Jim Collins is the poet of management thinking. In classic books like Built to Last and Good to Great, he has rendered big ideas as memorable phrases and metaphors--"BHAGs" and "clock-building" and "hedgehogs"--all in the interest of explaining what makes great companies tick. Among his most evocative images is the flywheel: a circular sequence of actions or conditions, each emerging naturally from the one before it, that companies turn slowly at first but then faster and faster until its momentum carries them to greatness.
Eighteen years after the flywheel appeared in Good to Great, Collins is back with a new monograph,Turning the Flywheel (HarperBusiness). Collins spoke with Inc. about misapprehensions of the flywheel, his new research interests, and his affection for entrepreneurs.
Inc.: Why revisit the flywheel specifically?
Collins: When you articulate principles, even if you are the first to uncover them, your understanding is not static. My understanding of that principle, in particular, got a lot deeper. It started at a meeting with Amazon in 2001 not long after the publication of Good to Great. I watched as the team took the flywheel principle and made it their own. That was very interesting to me to see how that happened: the kind of specification of one company's flywheel. Look at what somebody who has learned this principle is doing! How neat!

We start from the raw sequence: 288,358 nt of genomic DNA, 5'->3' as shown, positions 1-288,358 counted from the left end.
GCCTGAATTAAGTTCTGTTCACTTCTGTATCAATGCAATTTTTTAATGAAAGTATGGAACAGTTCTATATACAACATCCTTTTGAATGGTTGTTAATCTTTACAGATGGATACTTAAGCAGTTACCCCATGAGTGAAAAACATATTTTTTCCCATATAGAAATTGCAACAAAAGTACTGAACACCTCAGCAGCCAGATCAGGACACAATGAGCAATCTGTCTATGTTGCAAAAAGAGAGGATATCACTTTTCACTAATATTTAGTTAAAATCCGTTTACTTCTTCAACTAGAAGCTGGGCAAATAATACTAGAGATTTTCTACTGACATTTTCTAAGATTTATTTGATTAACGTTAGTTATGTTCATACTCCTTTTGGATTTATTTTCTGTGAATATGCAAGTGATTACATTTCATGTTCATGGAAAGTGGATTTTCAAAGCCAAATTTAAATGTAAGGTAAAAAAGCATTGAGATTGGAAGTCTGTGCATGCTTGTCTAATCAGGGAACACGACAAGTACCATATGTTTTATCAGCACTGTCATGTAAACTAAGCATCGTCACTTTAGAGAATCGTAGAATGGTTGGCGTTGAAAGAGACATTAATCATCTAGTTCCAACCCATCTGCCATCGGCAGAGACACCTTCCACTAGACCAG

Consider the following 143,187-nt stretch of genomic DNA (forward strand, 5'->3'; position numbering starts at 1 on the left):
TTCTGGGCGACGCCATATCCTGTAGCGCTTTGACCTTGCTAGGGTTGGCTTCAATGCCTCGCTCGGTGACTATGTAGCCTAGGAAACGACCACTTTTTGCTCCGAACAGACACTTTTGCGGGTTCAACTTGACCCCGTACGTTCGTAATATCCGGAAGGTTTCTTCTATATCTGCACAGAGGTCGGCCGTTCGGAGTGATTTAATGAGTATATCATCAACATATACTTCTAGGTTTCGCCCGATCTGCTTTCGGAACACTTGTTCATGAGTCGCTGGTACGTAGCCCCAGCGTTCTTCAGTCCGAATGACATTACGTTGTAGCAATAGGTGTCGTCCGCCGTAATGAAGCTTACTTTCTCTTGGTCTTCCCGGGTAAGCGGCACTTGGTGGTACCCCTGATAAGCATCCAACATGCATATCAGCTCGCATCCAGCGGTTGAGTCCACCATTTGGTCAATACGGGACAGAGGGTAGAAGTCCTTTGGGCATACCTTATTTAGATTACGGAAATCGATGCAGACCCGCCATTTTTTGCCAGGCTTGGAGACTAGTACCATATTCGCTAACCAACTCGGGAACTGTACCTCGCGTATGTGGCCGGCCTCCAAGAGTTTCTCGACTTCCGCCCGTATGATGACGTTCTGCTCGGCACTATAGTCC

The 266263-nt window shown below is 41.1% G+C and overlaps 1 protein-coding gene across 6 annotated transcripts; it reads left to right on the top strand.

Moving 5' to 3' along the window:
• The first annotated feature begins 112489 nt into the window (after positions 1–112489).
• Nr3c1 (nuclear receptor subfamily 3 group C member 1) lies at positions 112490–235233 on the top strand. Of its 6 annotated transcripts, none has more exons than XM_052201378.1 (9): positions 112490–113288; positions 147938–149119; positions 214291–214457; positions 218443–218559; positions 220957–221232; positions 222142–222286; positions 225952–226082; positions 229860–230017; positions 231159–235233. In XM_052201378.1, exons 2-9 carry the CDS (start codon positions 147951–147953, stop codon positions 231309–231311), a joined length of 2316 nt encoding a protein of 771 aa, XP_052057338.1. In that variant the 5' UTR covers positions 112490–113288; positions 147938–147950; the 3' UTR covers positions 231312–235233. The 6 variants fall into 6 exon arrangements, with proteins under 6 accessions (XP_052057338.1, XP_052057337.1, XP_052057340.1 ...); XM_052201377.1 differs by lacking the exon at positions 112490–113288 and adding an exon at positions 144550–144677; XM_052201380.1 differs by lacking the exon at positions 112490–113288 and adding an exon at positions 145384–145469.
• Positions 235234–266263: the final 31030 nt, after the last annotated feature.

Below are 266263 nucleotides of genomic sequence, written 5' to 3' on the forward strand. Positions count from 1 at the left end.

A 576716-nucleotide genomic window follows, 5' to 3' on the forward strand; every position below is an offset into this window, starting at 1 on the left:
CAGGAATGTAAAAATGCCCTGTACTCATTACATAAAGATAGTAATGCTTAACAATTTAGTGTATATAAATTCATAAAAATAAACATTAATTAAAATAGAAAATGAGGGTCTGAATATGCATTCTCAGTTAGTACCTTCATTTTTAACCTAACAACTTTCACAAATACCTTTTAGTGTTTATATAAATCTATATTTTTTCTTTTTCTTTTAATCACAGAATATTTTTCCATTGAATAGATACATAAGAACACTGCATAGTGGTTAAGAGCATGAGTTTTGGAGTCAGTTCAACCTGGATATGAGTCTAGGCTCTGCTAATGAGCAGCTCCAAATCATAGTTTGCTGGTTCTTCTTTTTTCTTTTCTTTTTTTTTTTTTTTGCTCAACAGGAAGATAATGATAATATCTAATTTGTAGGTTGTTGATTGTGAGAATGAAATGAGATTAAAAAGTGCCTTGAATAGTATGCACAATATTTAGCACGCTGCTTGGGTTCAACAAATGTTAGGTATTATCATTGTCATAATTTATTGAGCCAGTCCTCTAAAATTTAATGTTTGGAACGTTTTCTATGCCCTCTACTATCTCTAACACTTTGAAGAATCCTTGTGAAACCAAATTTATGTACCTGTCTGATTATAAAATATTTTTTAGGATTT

Every time a group of 20 or so CEOs would come to [Collins's management laboratory in] Boulder [Colorado], I would challenge them. Show me your flywheel. How does it actually work? They would respond very well. And people started saying, have you ever written this somewhere? You have to put this out there so people can get the benefit of the challenge you keep issuing.
Were companies getting it wrong on their own?
I began to notice a lot of people tossing around the word flywheel. I would look at what they were doing, and those weren't really flywheels. A flywheel is not a list of aspirational steps drawn as a circle. Or a list of action steps drawn as a circle. The essence of a flywheel is that it captures an underlying logic that has causal momentum within it. If you do step A, you are almost going to be thrown to step B. You almost can't help it. And if you do B very well, you are going to get thrown to C. And if you do C really well, it is going to throw you to D. And all around to the top of the flywheel again.
What do people struggle with most when building their flywheels?